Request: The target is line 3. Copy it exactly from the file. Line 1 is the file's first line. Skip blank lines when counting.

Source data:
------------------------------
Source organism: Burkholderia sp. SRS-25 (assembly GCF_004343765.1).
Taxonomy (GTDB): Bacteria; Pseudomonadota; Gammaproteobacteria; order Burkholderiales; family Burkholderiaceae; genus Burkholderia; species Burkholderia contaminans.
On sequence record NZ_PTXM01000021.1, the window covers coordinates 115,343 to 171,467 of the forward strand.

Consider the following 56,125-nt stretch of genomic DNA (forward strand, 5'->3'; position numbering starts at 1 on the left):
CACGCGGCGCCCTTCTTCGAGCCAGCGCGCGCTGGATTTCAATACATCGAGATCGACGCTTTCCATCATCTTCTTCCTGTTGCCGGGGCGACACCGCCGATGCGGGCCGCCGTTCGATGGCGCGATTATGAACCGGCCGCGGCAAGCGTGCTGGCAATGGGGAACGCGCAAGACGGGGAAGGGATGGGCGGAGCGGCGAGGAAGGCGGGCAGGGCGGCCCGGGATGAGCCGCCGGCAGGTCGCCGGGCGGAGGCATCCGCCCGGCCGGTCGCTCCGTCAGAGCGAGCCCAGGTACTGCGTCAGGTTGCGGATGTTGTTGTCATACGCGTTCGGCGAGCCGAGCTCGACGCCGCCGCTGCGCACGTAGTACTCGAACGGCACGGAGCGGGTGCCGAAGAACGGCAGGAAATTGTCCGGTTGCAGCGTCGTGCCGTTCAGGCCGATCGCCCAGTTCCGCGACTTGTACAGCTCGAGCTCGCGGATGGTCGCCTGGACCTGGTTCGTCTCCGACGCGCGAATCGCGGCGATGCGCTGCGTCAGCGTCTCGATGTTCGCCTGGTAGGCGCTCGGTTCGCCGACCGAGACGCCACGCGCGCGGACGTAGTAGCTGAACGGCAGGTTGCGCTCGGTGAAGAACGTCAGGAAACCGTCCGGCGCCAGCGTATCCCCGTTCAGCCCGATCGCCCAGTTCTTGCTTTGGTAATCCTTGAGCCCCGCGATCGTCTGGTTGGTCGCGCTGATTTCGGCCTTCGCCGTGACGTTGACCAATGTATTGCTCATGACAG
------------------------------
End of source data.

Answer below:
On sequence record NZ_PTXM01000021.1, the window covers coordinates 115,343 to 171,467 of the forward strand.